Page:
Tennessee Williams’ A Streetcar Named Desire creates one of the most unusual antagonists in American drama. Stanley Kowalski has the perfect, happy life before his sister-in-law shows up to disturb his masculine, dominated world.
Audience members may well see Stanley as an attractive character at the play’s start. He is loyal to his friends and passionate to his wife. Stanley possesses an animalistic physical vigour that is evident in his love of work, of fighting, and of sex. His family is from Poland, and several times he expresses his outrage at being called “Polack” and other derogatory names. When Blanche calls him a “Polack,” he makes her look old-fashioned and ignorant by asserting that he was born in America, is an American, and can only be called “Polish.” Stanley represents the new, heterogeneous America to which Blanche doesn’t belong, because she is a relic from a defunct social hierarchy. He sees himself as a social leveler, as he tells Stella in Scene Eight.
Stanley’s intense hatred of Blanche is motivated in part by the aristocratic past Blanche represents. He also (rightly) sees her as untrustworthy and does not appreciate the way she attempts to fool him and his friends into thinking she is better than they are. Stanley’s animosity toward Blanche manifests itself in all of his actions toward her—his investigations of her past, his birthday gift to her, his sabotage of her relationship with Mitch.
In the end, however, Stanley’s down-to-earth character proves harmfully crude and brutish. His chief amusements are gambling, bowling, sex, and drinking, and he lacks ideals and imagination. Stanley is aggressive, dominant, and sexual. He likes his life structured and simple. To Stanley, as the man of the house, he brings home the money, and Stella, his wife, shows him respect because of it. He believes in the gender roles of the home. His plan is that he does what he wants, and Stella waits on him to come home to her. His time with his male friends is important to him. Most important is his sexual relationship with Stella. Life is good until Blanche Dubois destroys his perfect world.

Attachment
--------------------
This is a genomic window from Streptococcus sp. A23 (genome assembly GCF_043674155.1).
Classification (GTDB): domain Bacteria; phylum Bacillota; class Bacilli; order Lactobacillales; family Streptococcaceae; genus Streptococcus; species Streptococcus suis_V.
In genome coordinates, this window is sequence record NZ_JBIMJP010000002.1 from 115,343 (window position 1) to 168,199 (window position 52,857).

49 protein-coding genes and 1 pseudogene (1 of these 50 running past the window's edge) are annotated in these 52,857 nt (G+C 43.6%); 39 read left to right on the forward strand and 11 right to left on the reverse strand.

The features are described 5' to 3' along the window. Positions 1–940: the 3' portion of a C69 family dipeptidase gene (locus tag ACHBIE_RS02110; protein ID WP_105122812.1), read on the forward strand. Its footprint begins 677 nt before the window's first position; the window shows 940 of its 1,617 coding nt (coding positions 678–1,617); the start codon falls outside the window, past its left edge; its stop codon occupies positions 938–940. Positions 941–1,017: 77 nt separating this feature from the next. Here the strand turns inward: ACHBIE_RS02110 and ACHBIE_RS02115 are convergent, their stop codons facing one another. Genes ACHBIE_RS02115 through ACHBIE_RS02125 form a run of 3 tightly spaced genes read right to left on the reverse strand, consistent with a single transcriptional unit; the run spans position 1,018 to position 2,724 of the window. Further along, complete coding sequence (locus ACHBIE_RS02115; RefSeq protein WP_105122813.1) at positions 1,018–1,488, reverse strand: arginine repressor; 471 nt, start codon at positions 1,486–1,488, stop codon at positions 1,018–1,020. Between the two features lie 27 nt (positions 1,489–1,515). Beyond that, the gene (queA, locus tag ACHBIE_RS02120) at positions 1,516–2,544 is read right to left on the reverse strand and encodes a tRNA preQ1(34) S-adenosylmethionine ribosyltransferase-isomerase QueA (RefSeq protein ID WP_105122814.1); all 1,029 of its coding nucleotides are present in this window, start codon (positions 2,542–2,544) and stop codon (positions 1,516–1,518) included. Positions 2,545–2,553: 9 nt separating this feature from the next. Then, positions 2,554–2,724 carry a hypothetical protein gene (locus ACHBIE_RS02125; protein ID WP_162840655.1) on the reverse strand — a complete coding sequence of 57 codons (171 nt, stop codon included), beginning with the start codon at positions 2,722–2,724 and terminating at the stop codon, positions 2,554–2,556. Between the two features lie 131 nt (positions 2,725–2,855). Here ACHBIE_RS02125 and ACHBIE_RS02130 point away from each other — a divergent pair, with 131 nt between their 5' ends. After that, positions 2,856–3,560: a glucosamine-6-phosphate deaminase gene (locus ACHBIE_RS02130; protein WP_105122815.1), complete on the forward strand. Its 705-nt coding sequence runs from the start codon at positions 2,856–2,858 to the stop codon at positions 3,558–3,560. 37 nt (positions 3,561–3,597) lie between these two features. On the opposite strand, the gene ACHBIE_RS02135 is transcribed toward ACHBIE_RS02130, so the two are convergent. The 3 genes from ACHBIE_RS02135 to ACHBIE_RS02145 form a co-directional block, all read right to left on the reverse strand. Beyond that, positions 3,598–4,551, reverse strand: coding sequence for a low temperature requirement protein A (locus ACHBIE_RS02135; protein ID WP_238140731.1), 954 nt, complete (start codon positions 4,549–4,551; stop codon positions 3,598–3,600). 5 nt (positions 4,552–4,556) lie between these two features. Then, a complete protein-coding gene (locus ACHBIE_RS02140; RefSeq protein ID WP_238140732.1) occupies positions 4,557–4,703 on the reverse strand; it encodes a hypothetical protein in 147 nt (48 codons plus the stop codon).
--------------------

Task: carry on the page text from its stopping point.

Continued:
Even the symbols connected with Stanley support his brutal, animal-like approach to life. In the first scene, he is seen bringing home the raw meat. His clothes are loud and gaudy. His language is rough and crude. His outside pleasures are bowling and poker. When he is losing at poker, he is unpleasant and demanding. When he is winning, he is happy as a little boy.
He is, then, "the gaudy seed-bearer," who takes pleasure in his masculinity. "Animal joy in his being is implicit," and he enjoys mainly those things that are his — his wife, his apartment, his liquor, "his car, his radio, everything that is his, that bears his emblem of the gaudy seed-bearer."
With the appearance of Blanche, Stanley feels an uncomfortable threat to those things that are his. Blanche becomes a threat to his way of life; she is a foreign element, a hostile force, a superior being whom he can't understand. She is a challenge and a threat. He feels most strongly that she is a threat to his marriage. Thus when the basic man, such as Stanley, feels threatened, he must strike back. It is a survival of the fittest.
When Stanley hears some gossip about Blanche, he delights in telling his wife and his friend who really likes Blanche. It ruins Blanche’s chances of finding happiness again. The final straw that sends Stanley over the edge into monster category is his rape of Blanche while Stella is giving birth in the hospital. He violates and destroys Blanche, who was already near a break down. His actions send Blanche to the insane asylum. Stanley’s reaction is one of self-righteousness and happiness to have his house back the way it belongs (with Stanley in charge).
His disturbing, degenerate nature, first hinted at when he beats his wife, is fully evident after he rapes his sister-in-law. Stanley shows no remorse for his brutal actions. The play ends with an image of Stanley as the ideal family man, comforting his wife as she holds their newborn child. The wrongfulness of this representation, given what we have learned about him in the play, ironically calls into question society’s decision to ostracize Blanche.